Useful: rubber bands, kitchen roll, mod podge / PVA glue, baby wipes, Dam Tape!
Instructions (see below for basic images)
Make a mould using tape and plastic – search YouTube for mallee burr resin pendants and you’ll find loads of useful guides on how to do this – or use a deep silicone mould that will hold the burr.
Make sure your burr is free of dust by brushing it lightly and gently – use a toothbrush.
Seal the burr with a thin layer of resin or with modpodge/PVA glue and let it dry.
Mix up resin and hardener according to the instructions for the particular resin you are using. For Resin8 Slowcure crystal clear epoxy casting resin this would be 2 parts resin to 1 part hardener (e.g. 30ml resin and 15ml hardener).
Add any colour you like (in this example we used Turquoise Transparent Pigment). For a 45ml mix of resin you will need less than a sesame seed sized amount of pigment – the colours are super strong!
Pour the resin into the mould, making sure to keep the mould level. Remove any bubbles using a heat gun (if you’re using Slowcure Epoxy you shouldn’t get many bubbles).
Leave to cure for at least 48 hours.
Carefully remove the burr casting from the mould. Remove any sticky tape residue with a baby wipe.
Decide on the shape of the pendant you want and draw it on the burr casting using pencil.
Clamp the piece still (using a jewellery vice or similar) and use a small hand saw to cut it to shape. Wear a respirator at this stage as resin dust is bad for your lungs.
Once the shape is cut, polish it using different grades of wet and dry abrasive paper. Use it wet and it will minimise resin dust. We suggest starting off with a rough paper such as 80 grit and then sanding through 180, 240, 400, 1200, 2000 and finishing with 2500.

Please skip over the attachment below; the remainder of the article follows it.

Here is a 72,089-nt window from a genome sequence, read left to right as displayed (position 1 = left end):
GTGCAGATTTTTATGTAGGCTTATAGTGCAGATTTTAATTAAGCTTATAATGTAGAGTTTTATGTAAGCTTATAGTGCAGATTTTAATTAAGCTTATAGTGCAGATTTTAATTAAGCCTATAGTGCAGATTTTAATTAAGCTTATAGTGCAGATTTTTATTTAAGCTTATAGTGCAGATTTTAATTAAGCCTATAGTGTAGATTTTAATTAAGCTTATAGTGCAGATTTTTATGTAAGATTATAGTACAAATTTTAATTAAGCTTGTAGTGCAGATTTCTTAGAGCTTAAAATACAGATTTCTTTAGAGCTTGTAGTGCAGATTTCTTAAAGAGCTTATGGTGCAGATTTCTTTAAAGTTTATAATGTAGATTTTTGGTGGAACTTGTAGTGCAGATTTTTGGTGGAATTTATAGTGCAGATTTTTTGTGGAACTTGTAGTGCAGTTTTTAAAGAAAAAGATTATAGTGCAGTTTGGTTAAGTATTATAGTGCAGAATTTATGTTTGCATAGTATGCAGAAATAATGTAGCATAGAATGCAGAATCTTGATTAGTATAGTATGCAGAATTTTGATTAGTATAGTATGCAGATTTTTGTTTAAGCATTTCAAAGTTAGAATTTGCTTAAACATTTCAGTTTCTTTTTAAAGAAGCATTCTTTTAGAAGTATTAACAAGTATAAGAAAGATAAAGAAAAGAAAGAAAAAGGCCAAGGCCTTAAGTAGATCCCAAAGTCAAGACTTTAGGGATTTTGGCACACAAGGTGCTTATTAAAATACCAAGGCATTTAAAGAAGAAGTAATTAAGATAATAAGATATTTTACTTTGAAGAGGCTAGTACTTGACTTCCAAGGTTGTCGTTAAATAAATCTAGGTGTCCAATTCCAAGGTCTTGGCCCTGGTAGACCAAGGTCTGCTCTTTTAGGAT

Let the piece dry completely.
If the burr casting is not completely shiny you can polish it with danish oil, add another thin layer of resin or use resin polish (COMING SOON!).
Petri Art combines resin with alcohol inks to create three dimensional splashes of colour with unpredictable results.
It’s not essential to use the Pinãta alcohol inks, but we much prefer them due to the richness of their colour and superior lightfast qualities. Make sure you include the Blanco Blanco white to get the proper petri effects.
These fabulous coasters are so simple yet stunning that you’ll want to make lots in different colours!
Instructions (see below for images)
Mix up 15ml of Resin8 Heat Resistant Resin as per the instructions (10ml resin and 5 ml hardener) and pour it into your mould. You can use a heat gun to get rid of bubbles. Allow this clear layer to at least partially if not fully cure. This can take up to 24 hours but you’ll probably find it is ready in 12 hours (especially if you keep it in a warm place and warm the resin first). Having a clear layer of this special resin on what will be the top of your coaster will ensure it’s properly protected against the heat of a hot coffee or hot chocolate!
When the resin has partially or fully cured, mix up 30ml of the same resin (20ml resin and 10ml hardener) and fill your mould to the top. You can give it a gentle blast with a heat gun if bubbles appear. Give the bottle of Pinãta Blanco Blanco (white) alcohol ink a good shake before adding a few drops randomly into the mould.
Quickly add a drop of Calabaza Orange ink inside each white blob.
Add another drop of Blanco Blanco to the inside of each blob.
Add a drop of Señorita Magenta (pink) to each blob.
Give the Rich Gold bottle a good shake before adding a drop to each blob. You will see the gold fizzle and then appear solid on the top.
Be careful not to add too much alcohol ink as it will affect the resin cure and could mean your coaster doesn’t set properly!
Leave the coaster to cure somewhere flat, warm and dust-free.
After 24 hours, carefully remove your coaster from the mould. It will take a further seven days for your coaster to be fully heat resistant.